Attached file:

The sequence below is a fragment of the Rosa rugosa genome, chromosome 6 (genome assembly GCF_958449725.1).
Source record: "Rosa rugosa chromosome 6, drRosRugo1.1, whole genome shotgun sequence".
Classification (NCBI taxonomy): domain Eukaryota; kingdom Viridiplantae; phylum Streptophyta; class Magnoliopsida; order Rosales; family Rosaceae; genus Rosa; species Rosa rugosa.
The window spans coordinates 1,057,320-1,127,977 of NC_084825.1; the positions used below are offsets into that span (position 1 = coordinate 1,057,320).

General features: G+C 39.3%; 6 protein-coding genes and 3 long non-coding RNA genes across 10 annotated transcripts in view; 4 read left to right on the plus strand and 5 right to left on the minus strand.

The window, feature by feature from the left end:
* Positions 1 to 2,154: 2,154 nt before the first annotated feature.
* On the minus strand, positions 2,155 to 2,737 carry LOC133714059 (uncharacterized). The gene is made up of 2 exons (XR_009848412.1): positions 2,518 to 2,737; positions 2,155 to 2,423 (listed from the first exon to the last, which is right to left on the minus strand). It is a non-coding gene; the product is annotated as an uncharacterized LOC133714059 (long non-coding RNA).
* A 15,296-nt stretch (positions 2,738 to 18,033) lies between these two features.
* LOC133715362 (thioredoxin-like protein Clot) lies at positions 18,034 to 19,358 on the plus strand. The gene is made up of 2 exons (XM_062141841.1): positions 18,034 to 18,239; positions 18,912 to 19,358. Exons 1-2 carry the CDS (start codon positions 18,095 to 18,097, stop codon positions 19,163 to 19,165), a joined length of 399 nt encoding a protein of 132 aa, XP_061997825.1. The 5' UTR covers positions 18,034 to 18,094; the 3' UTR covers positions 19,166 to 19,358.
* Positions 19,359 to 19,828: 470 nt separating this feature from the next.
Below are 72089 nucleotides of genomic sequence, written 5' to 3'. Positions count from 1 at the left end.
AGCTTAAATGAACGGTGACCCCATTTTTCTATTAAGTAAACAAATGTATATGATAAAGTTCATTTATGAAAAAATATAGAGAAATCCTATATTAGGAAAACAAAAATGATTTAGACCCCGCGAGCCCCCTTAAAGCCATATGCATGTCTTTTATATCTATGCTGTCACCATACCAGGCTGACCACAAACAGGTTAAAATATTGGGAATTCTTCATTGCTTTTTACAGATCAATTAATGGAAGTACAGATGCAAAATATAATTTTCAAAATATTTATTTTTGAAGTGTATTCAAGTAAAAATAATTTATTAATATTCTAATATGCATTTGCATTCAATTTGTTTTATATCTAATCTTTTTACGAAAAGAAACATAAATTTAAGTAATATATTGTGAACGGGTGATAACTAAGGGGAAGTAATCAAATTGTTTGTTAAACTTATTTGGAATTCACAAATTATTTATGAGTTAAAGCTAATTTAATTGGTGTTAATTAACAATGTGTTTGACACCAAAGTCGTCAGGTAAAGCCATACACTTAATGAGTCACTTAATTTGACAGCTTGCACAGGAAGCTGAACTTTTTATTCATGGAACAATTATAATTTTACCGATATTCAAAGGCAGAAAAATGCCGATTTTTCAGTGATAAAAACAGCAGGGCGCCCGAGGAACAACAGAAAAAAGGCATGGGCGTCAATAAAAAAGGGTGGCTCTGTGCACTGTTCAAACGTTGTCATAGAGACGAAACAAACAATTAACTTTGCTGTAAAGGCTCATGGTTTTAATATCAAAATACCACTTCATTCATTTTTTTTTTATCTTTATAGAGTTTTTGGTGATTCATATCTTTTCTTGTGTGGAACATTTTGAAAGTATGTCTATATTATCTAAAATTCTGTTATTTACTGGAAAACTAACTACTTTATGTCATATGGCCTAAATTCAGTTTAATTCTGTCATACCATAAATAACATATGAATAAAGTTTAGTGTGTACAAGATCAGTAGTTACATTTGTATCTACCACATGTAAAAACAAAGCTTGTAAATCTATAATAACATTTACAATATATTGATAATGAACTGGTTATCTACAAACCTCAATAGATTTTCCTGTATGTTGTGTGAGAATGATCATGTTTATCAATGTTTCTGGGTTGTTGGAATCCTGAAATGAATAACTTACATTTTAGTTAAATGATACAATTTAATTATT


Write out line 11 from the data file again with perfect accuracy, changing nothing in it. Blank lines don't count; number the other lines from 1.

* Positions 19,359 to 19,828: 470 nt separating this feature from the next.